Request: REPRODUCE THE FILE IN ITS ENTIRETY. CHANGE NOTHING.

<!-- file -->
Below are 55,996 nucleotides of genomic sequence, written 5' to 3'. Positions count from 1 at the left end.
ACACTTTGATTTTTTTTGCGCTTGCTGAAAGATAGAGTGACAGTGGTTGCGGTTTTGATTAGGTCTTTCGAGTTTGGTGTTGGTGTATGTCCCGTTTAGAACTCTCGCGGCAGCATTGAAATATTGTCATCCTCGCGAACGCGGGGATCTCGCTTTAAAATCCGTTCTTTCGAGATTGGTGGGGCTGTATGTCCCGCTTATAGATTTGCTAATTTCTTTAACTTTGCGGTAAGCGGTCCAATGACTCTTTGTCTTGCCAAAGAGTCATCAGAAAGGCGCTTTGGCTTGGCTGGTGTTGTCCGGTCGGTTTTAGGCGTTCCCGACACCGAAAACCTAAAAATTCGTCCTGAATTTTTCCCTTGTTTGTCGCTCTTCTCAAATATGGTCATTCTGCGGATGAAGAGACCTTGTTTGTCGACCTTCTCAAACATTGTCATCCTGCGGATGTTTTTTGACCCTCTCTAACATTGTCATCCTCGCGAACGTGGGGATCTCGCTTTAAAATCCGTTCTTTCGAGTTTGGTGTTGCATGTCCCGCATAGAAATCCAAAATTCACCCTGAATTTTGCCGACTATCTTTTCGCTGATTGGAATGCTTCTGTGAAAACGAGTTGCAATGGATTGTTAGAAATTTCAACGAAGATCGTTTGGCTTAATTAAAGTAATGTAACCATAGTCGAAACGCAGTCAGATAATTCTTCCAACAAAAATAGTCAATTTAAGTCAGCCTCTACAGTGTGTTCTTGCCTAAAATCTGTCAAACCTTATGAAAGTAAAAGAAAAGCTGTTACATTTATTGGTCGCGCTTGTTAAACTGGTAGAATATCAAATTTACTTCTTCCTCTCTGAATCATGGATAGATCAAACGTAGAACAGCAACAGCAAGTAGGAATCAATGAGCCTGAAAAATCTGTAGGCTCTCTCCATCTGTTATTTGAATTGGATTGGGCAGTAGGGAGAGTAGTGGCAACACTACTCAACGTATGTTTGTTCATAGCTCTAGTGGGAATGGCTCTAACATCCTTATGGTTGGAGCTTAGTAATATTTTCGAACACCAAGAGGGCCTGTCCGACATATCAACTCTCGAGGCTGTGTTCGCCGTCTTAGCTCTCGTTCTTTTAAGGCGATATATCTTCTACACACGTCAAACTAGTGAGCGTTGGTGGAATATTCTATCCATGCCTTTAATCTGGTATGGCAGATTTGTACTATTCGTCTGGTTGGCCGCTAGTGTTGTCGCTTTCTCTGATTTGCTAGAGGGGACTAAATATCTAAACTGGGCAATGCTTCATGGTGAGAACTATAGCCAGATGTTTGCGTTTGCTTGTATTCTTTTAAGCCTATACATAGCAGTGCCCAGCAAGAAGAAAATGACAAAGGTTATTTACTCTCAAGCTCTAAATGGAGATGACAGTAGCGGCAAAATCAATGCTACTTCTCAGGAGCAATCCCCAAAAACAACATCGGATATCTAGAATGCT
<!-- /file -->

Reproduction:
Below are 55,996 nucleotides of genomic sequence, written 5' to 3'. Positions count from 1 at the left end.
ACACTTTGATTTTTTTTGCGCTTGCTGAAAGATAGAGTGACAGTGGTTGCGGTTTTGATTAGGTCTTTCGAGTTTGGTGTTGGTGTATGTCCCGTTTAGAACTCTCGCGGCAGCATTGAAATATTGTCATCCTCGCGAACGCGGGGATCTCGCTTTAAAATCCGTTCTTTCGAGATTGGTGGGGCTGTATGTCCCGCTTATAGATTTGCTAATTTCTTTAACTTTGCGGTAAGCGGTCCAATGACTCTTTGTCTTGCCAAAGAGTCATCAGAAAGGCGCTTTGGCTTGGCTGGTGTTGTCCGGTCGGTTTTAGGCGTTCCCGACACCGAAAACCTAAAAATTCGTCCTGAATTTTTCCCTTGTTTGTCGCTCTTCTCAAATATGGTCATTCTGCGGATGAAGAGACCTTGTTTGTCGACCTTCTCAAACATTGTCATCCTGCGGATGTTTTTTGACCCTCTCTAACATTGTCATCCTCGCGAACGTGGGGATCTCGCTTTAAAATCCGTTCTTTCGAGTTTGGTGTTGCATGTCCCGCATAGAAATCCAAAATTCACCCTGAATTTTGCCGACTATCTTTTCGCTGATTGGAATGCTTCTGTGAAAACGAGTTGCAATGGATTGTTAGAAATTTCAACGAAGATCGTTTGGCTTAATTAAAGTAATGTAACCATAGTCGAAACGCAGTCAGATAATTCTTCCAACAAAAATAGTCAATTTAAGTCAGCCTCTACAGTGTGTTCTTGCCTAAAATCTGTCAAACCTTATGAAAGTAAAAGAAAAGCTGTTACATTTATTGGTCGCGCTTGTTAAACTGGTAGAATATCAAATTTACTTCTTCCTCTCTGAATCATGGATAGATCAAACGTAGAACAGCAACAGCAAGTAGGAATCAATGAGCCTGAAAAATCTGTAGGCTCTCTCCATCTGTTATTTGAATTGGATTGGGCAGTAGGGAGAGTAGTGGCAACACTACTCAACGTATGTTTGTTCATAGCTCTAGTGGGAATGGCTCTAACATCCTTATGGTTGGAGCTTAGTAATATTTTCGAACACCAAGAGGGCCTGTCCGACATATCAACTCTCGAGGCTGTGTTCGCCGTCTTAGCTCTCGTTCTTTTAAGGCGATATATCTTCTACACACGTCAAACTAGTGAGCGTTGGTGGAATATTCTATCCATGCCTTTAATCTGGTATGGCAGATTTGTACTATTCGTCTGGTTGGCCGCTAGTGTTGTCGCTTTCTCTGATTTGCTAGAGGGGACTAAATATCTAAACTGGGCAATGCTTCATGGTGAGAACTATAGCCAGATGTTTGCGTTTGCTTGTATTCTTTTAAGCCTATACATAGCAGTGCCCAGCAAGAAGAAAATGACAAAGGTTATTTACTCTCAAGCTCTAAATGGAGATGACAGTAGCGGCAAAATCAATGCTACTTCTCAGGAGCAATCCCCAAAAACAACATCGGATATCTAGAATGCT